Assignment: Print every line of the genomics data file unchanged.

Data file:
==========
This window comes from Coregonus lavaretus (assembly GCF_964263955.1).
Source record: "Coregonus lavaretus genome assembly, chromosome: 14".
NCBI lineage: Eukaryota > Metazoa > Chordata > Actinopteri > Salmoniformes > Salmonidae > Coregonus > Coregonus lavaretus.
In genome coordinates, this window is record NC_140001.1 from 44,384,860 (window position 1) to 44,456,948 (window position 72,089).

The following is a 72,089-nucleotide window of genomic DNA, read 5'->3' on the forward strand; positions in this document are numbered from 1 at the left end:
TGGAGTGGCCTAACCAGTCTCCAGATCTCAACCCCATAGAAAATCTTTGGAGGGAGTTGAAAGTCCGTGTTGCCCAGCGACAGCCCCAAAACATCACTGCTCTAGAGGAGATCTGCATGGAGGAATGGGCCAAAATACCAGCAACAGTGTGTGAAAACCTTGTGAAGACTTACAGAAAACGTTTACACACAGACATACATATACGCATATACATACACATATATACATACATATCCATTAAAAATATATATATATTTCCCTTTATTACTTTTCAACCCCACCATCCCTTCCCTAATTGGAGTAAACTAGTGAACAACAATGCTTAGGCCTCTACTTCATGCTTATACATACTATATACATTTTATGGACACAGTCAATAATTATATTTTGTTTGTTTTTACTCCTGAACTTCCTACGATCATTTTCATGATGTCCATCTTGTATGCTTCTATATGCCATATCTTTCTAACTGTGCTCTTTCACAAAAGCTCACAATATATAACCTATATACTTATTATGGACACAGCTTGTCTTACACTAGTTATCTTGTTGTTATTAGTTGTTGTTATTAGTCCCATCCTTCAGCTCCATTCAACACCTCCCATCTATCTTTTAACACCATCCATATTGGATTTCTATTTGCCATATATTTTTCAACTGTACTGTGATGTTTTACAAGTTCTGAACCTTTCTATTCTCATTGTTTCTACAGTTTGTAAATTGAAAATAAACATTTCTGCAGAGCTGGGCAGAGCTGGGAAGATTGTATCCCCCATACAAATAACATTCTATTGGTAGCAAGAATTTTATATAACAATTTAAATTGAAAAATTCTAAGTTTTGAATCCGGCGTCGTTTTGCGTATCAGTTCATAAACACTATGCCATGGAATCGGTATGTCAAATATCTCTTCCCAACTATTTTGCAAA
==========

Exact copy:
This window comes from Coregonus lavaretus (assembly GCF_964263955.1).
Source record: "Coregonus lavaretus genome assembly, chromosome: 14".
NCBI lineage: Eukaryota > Metazoa > Chordata > Actinopteri > Salmoniformes > Salmonidae > Coregonus > Coregonus lavaretus.
In genome coordinates, this window is record NC_140001.1 from 44,384,860 (window position 1) to 44,456,948 (window position 72,089).

The following is a 72,089-nucleotide window of genomic DNA, read 5'->3' on the forward strand; positions in this document are numbered from 1 at the left end:
TGGAGTGGCCTAACCAGTCTCCAGATCTCAACCCCATAGAAAATCTTTGGAGGGAGTTGAAAGTCCGTGTTGCCCAGCGACAGCCCCAAAACATCACTGCTCTAGAGGAGATCTGCATGGAGGAATGGGCCAAAATACCAGCAACAGTGTGTGAAAACCTTGTGAAGACTTACAGAAAACGTTTACACACAGACATACATATACGCATATACATACACATATATACATACATATCCATTAAAAATATATATATATTTCCCTTTATTACTTTTCAACCCCACCATCCCTTCCCTAATTGGAGTAAACTAGTGAACAACAATGCTTAGGCCTCTACTTCATGCTTATACATACTATATACATTTTATGGACACAGTCAATAATTATATTTTGTTTGTTTTTACTCCTGAACTTCCTACGATCATTTTCATGATGTCCATCTTGTATGCTTCTATATGCCATATCTTTCTAACTGTGCTCTTTCACAAAAGCTCACAATATATAACCTATATACTTATTATGGACACAGCTTGTCTTACACTAGTTATCTTGTTGTTATTAGTTGTTGTTATTAGTCCCATCCTTCAGCTCCATTCAACACCTCCCATCTATCTTTTAACACCATCCATATTGGATTTCTATTTGCCATATATTTTTCAACTGTACTGTGATGTTTTACAAGTTCTGAACCTTTCTATTCTCATTGTTTCTACAGTTTGTAAATTGAAAATAAACATTTCTGCAGAGCTGGGCAGAGCTGGGAAGATTGTATCCCCCATACAAATAACATTCTATTGGTAGCAAGAATTTTATATAACAATTTAAATTGAAAAATTCTAAGTTTTGAATCCGGCGTCGTTTTGCGTATCAGTTCATAAACACTATGCCATGGAATCGGTATGTCAAATATCTCTTCCCAACTATTTTGCAAA